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ASVAB in the News: Parents, Privacy, and Precautions

“Explore your interests. Unlock your potential. Achieve your dreams. Participate in a FREE ASVAB Career Exploration Program. See your counselor to register today!”

Sounds like a great opportunity, right? Perhaps, if all students and parents know the full story, the American Civil Liberties Union (ACLU) recently argued. The ACLU took up the fight with Florida’s Education Commissioner in March of this year, stating that the personal information and Social Security numbers of thousands of students are being transmitted without parental consent.

Why the outcry? While it may seem obvious to readers of this blog that the ASVAB is associated with the military, some argue that marketing like that found in the above example does not make it explicitly clear that the ASVAB Career Exploration Program is related to military service. While taking the ASVAB in no way means one is obligated to join the military, they worry that students are not fully informed about taking the test. The ACLU’s biggest complaint about this practice is that the student’s personal information and results are passed on to recruiters without student or parental consent. This personal information includes Social Security numbers, age, sex, ethnic group affiliation, and plans after graduation, and they argue its release marks the only time such information is disclosed from schools without parental consent.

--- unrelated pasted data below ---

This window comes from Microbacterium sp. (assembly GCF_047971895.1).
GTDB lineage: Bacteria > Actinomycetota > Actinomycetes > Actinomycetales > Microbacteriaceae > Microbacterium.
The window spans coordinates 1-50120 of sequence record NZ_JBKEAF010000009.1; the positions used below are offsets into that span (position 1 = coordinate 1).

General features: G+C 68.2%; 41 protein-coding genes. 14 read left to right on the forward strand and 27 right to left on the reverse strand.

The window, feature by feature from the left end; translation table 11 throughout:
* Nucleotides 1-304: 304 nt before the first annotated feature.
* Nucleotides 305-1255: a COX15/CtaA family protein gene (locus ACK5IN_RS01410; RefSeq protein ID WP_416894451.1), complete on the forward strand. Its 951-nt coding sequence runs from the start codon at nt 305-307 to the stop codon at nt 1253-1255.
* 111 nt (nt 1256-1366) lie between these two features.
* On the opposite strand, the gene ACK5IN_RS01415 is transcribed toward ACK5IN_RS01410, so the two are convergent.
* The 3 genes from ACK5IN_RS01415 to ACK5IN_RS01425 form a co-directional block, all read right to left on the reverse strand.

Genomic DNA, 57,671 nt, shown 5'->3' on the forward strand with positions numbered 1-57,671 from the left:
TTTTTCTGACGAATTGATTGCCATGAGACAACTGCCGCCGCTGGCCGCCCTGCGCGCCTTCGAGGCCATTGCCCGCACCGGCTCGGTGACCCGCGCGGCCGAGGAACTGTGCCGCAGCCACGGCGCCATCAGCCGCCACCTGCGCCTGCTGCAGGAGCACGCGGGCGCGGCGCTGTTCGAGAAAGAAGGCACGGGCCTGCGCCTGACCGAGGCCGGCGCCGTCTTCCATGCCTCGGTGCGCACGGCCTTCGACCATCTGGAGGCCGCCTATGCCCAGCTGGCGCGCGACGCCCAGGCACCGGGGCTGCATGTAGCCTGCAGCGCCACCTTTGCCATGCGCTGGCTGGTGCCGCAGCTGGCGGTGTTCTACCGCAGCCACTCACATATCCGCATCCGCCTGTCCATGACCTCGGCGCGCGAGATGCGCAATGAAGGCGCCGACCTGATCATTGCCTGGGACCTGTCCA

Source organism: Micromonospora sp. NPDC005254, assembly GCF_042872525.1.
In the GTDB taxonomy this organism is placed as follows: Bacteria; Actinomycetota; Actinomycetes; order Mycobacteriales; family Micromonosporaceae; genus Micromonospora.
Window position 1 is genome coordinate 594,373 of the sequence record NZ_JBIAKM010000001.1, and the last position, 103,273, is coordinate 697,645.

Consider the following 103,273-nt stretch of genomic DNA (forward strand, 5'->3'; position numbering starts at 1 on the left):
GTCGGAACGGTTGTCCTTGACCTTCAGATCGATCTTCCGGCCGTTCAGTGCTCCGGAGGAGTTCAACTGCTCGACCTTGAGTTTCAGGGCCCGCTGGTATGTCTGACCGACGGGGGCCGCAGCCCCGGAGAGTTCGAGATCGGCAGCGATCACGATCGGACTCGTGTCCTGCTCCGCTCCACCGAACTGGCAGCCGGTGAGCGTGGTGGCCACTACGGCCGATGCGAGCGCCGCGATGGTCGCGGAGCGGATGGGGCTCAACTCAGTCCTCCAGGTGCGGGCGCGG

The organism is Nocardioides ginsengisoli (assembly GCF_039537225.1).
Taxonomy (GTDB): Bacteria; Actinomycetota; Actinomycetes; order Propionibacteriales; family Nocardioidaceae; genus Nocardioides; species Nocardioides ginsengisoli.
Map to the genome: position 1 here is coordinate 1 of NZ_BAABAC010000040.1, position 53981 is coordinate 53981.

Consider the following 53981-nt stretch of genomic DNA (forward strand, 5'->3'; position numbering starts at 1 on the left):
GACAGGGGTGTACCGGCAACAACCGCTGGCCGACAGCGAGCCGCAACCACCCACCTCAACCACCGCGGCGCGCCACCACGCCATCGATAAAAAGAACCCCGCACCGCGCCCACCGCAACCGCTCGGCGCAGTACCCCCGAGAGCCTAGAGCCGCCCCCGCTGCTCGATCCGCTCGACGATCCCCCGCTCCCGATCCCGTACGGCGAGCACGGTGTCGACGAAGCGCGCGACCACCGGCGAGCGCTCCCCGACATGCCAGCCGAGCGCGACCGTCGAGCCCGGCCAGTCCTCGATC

Those on the opposing side, such as Lieutenant Colonel Michael D. Coleman of the U.S. Army, argue that every school receiving government funding must provide student directory information (such as name, address, and phone number) to military recruiters anyway, and that Career Exploration Programs are only one way of many that recruiters generate potential student leads. Others in favor of such programs assert that taking the ASVAB can have a positive effect on the lives of many students, as it may lead them to explore a career option that hadn’t been previously considered. And because one must be at least 18 years old to join the military, those arguing against the ACLU could argue that any actual enlistment action students take can only be done when they are fully informed, consenting adults.

As a member of the military or future member of the military, what do you think of this practice? Is it much ado about nothing or does the ACLU have a valid concern regarding parental rights and student privacy? We’d love to hear your thoughts!

Privacy concerns ASVAB

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